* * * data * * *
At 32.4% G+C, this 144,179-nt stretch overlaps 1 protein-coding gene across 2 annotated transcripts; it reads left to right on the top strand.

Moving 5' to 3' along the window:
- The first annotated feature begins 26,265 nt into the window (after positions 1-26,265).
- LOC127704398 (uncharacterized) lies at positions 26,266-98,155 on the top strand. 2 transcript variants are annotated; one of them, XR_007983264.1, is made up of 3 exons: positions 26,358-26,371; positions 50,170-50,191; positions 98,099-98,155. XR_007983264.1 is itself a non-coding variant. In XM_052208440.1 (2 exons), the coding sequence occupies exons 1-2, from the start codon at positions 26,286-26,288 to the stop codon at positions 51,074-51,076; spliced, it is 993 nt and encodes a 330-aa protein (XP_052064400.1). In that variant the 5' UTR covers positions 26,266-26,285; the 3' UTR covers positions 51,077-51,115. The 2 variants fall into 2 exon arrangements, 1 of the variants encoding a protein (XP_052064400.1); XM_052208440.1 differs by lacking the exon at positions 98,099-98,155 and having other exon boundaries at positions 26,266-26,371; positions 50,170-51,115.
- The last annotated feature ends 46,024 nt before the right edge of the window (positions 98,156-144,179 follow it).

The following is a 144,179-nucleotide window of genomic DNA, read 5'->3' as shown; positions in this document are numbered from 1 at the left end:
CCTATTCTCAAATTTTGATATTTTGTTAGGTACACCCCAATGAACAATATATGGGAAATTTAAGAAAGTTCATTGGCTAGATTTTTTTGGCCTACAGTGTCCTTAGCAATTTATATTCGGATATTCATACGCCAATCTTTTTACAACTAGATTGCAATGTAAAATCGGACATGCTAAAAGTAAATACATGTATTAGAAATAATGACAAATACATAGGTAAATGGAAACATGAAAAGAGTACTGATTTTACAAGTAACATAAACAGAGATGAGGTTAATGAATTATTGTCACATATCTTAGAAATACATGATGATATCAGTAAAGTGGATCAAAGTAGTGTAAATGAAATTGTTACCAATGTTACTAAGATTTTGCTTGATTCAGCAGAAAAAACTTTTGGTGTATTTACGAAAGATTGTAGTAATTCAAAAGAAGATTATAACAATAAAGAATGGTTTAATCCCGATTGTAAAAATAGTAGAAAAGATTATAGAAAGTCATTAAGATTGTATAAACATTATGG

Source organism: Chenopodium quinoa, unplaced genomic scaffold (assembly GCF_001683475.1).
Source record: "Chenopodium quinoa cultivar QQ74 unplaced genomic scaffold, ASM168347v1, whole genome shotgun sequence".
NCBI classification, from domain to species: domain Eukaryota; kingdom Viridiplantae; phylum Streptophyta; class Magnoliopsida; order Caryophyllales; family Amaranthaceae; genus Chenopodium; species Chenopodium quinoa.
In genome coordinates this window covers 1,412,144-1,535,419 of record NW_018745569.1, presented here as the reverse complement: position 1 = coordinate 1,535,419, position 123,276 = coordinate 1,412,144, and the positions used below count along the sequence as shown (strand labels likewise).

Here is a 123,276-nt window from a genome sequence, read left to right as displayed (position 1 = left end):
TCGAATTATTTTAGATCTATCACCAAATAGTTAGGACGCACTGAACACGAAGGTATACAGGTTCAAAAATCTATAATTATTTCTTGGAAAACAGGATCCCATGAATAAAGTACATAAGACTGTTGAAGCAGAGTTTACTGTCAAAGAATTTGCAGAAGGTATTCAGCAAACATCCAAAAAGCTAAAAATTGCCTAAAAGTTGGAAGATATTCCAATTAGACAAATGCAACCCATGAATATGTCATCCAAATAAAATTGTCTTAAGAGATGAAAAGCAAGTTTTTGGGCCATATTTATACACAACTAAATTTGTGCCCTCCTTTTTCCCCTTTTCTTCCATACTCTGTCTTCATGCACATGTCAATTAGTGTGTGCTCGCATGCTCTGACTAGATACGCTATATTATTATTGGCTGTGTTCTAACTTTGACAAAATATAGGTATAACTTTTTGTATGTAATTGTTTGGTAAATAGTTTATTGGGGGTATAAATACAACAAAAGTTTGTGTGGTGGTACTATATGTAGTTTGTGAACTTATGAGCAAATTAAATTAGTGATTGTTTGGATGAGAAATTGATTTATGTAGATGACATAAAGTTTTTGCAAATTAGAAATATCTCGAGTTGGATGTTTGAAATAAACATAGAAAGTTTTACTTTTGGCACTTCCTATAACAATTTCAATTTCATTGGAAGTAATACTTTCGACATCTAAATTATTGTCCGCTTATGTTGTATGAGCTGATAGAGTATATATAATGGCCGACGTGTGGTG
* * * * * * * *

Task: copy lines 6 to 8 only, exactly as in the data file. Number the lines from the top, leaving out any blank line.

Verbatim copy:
The following is a 144,179-nucleotide window of genomic DNA, read 5'->3' as shown; positions in this document are numbered from 1 at the left end:
CCTATTCTCAAATTTTGATATTTTGTTAGGTACACCCCAATGAACAATATATGGGAAATTTAAGAAAGTTCATTGGCTAGATTTTTTTGGCCTACAGTGTCCTTAGCAATTTATATTCGGATATTCATACGCCAATCTTTTTACAACTAGATTGCAATGTAAAATCGGACATGCTAAAAGTAAATACATGTATTAGAAATAATGACAAATACATAGGTAAATGGAAACATGAAAAGAGTACTGATTTTACAAGTAACATAAACAGAGATGAGGTTAATGAATTATTGTCACATATCTTAGAAATACATGATGATATCAGTAAAGTGGATCAAAGTAGTGTAAATGAAATTGTTACCAATGTTACTAAGATTTTGCTTGATTCAGCAGAAAAAACTTTTGGTGTATTTACGAAAGATTGTAGTAATTCAAAAGAAGATTATAACAATAAAGAATGGTTTAATCCCGATTGTAAAAATAGTAGAAAAGATTATAGAAAGTCATTAAGATTGTATAAACATTATGG

Source organism: Chenopodium quinoa, unplaced genomic scaffold (assembly GCF_001683475.1).